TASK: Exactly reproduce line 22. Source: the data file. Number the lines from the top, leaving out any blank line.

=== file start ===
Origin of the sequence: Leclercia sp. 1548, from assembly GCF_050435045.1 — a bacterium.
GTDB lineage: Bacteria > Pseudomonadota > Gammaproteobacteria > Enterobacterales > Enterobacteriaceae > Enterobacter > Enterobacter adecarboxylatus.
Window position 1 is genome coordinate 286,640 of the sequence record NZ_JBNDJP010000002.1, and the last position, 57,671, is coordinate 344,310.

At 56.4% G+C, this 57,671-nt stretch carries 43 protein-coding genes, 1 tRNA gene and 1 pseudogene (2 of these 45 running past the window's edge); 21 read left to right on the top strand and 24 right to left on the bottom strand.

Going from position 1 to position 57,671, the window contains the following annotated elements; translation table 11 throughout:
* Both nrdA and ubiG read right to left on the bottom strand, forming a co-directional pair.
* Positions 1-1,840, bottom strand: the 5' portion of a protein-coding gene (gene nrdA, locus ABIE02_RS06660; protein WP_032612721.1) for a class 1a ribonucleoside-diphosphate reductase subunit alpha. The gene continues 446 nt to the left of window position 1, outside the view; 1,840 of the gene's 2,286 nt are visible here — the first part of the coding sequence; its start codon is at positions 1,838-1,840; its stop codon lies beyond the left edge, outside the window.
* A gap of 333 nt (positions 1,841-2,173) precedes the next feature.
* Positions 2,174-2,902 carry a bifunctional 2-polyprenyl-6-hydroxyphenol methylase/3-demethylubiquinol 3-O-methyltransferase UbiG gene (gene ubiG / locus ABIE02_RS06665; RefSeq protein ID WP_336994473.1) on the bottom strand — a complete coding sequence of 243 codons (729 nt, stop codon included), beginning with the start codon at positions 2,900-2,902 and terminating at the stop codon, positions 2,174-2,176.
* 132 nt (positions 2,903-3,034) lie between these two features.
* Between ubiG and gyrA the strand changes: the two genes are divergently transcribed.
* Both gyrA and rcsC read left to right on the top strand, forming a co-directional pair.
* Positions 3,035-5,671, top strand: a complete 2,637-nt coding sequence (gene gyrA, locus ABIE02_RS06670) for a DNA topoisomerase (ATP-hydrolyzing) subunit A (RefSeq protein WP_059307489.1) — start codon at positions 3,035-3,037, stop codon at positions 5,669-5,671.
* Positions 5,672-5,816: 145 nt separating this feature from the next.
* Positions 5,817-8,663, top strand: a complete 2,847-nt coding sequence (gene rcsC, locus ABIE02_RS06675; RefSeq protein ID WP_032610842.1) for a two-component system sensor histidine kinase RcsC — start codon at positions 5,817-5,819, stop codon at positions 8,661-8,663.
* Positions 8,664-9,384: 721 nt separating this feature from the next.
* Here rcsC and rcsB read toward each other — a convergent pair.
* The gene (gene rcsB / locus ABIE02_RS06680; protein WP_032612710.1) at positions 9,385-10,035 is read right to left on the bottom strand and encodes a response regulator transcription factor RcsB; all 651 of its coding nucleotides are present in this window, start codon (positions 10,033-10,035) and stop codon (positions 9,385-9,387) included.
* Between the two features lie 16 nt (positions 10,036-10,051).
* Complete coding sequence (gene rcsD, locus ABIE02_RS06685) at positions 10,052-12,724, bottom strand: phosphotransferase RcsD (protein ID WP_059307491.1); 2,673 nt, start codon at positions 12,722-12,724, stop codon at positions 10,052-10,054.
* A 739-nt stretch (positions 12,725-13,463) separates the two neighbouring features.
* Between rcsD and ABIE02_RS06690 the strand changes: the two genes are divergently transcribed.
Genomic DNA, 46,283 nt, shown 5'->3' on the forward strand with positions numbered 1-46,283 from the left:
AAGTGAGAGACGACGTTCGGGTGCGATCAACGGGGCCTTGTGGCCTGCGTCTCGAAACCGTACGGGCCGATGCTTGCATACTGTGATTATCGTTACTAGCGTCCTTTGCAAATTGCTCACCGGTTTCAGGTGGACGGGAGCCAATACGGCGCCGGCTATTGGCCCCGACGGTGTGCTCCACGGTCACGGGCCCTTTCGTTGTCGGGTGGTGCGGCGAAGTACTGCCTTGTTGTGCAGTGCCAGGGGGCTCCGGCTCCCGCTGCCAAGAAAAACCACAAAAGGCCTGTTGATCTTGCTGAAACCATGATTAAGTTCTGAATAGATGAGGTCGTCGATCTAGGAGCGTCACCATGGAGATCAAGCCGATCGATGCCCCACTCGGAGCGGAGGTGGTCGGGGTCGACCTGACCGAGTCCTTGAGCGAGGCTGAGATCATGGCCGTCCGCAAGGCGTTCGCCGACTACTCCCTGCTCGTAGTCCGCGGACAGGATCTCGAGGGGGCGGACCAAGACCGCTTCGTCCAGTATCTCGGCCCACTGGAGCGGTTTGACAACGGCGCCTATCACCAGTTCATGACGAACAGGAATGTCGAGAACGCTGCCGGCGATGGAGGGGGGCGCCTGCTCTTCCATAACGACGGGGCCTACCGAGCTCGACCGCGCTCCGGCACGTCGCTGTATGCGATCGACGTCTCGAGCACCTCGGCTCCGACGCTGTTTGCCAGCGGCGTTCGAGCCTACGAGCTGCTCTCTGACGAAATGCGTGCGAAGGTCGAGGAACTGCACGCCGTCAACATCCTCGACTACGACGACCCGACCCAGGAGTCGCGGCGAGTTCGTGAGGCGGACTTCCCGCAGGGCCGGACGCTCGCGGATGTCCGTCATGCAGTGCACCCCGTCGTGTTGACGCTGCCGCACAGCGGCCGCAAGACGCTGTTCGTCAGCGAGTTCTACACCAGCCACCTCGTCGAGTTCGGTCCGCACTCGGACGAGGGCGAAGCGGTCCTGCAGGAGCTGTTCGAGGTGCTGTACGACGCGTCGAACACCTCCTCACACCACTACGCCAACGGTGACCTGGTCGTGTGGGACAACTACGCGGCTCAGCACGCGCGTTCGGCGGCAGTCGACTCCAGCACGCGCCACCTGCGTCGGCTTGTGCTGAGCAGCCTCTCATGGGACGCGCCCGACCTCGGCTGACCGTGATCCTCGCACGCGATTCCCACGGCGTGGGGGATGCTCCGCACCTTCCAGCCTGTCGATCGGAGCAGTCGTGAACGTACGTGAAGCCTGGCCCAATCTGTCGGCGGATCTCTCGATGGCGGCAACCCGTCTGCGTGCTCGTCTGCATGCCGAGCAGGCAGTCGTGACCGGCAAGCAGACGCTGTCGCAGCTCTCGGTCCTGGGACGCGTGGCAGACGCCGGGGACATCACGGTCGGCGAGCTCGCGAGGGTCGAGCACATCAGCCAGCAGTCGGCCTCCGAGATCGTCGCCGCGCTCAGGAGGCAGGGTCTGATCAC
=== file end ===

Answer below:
* Between rcsD and ABIE02_RS06690 the strand changes: the two genes are divergently transcribed.